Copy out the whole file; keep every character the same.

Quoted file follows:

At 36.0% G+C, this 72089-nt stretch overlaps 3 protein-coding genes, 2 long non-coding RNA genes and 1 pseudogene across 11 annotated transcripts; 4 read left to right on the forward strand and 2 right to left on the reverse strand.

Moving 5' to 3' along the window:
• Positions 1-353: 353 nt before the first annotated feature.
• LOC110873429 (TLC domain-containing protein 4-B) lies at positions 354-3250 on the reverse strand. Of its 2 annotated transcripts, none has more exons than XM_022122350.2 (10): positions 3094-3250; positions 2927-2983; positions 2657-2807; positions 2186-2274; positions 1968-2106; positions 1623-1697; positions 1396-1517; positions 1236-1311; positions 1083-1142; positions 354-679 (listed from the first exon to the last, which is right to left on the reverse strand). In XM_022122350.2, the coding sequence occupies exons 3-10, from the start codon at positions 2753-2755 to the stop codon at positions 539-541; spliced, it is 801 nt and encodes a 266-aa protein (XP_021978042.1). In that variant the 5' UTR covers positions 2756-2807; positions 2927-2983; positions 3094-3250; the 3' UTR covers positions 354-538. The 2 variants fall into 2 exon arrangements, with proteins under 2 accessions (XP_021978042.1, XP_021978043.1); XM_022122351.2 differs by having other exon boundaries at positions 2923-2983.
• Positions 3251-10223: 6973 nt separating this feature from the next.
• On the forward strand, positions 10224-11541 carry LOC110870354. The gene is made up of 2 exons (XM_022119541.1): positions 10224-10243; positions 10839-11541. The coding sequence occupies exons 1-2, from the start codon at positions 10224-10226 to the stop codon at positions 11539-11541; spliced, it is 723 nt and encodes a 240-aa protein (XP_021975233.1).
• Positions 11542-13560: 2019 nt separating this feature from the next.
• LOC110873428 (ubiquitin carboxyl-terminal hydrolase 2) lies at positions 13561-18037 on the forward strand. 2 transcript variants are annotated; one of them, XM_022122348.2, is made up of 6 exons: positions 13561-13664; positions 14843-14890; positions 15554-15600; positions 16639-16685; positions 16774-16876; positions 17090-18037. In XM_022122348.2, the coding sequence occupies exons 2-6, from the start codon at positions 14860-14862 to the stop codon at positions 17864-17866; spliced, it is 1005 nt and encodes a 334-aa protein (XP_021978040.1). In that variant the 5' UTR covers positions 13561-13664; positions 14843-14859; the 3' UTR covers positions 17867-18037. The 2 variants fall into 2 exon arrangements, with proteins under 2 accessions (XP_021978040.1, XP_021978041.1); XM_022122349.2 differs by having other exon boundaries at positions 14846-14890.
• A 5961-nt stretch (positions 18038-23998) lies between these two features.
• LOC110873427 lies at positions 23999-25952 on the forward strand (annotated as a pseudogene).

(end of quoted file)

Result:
At 36.0% G+C, this 72089-nt stretch overlaps 3 protein-coding genes, 2 long non-coding RNA genes and 1 pseudogene across 11 annotated transcripts; 4 read left to right on the forward strand and 2 right to left on the reverse strand.

Moving 5' to 3' along the window:
• Positions 1-353: 353 nt before the first annotated feature.
• LOC110873429 (TLC domain-containing protein 4-B) lies at positions 354-3250 on the reverse strand. Of its 2 annotated transcripts, none has more exons than XM_022122350.2 (10): positions 3094-3250; positions 2927-2983; positions 2657-2807; positions 2186-2274; positions 1968-2106; positions 1623-1697; positions 1396-1517; positions 1236-1311; positions 1083-1142; positions 354-679 (listed from the first exon to the last, which is right to left on the reverse strand). In XM_022122350.2, the coding sequence occupies exons 3-10, from the start codon at positions 2753-2755 to the stop codon at positions 539-541; spliced, it is 801 nt and encodes a 266-aa protein (XP_021978042.1). In that variant the 5' UTR covers positions 2756-2807; positions 2927-2983; positions 3094-3250; the 3' UTR covers positions 354-538. The 2 variants fall into 2 exon arrangements, with proteins under 2 accessions (XP_021978042.1, XP_021978043.1); XM_022122351.2 differs by having other exon boundaries at positions 2923-2983.
• Positions 3251-10223: 6973 nt separating this feature from the next.
• On the forward strand, positions 10224-11541 carry LOC110870354. The gene is made up of 2 exons (XM_022119541.1): positions 10224-10243; positions 10839-11541. The coding sequence occupies exons 1-2, from the start codon at positions 10224-10226 to the stop codon at positions 11539-11541; spliced, it is 723 nt and encodes a 240-aa protein (XP_021975233.1).
• Positions 11542-13560: 2019 nt separating this feature from the next.
• LOC110873428 (ubiquitin carboxyl-terminal hydrolase 2) lies at positions 13561-18037 on the forward strand. 2 transcript variants are annotated; one of them, XM_022122348.2, is made up of 6 exons: positions 13561-13664; positions 14843-14890; positions 15554-15600; positions 16639-16685; positions 16774-16876; positions 17090-18037. In XM_022122348.2, the coding sequence occupies exons 2-6, from the start codon at positions 14860-14862 to the stop codon at positions 17864-17866; spliced, it is 1005 nt and encodes a 334-aa protein (XP_021978040.1). In that variant the 5' UTR covers positions 13561-13664; positions 14843-14859; the 3' UTR covers positions 17867-18037. The 2 variants fall into 2 exon arrangements, with proteins under 2 accessions (XP_021978040.1, XP_021978041.1); XM_022122349.2 differs by having other exon boundaries at positions 14846-14890.
• A 5961-nt stretch (positions 18038-23998) lies between these two features.
• LOC110873427 lies at positions 23999-25952 on the forward strand (annotated as a pseudogene).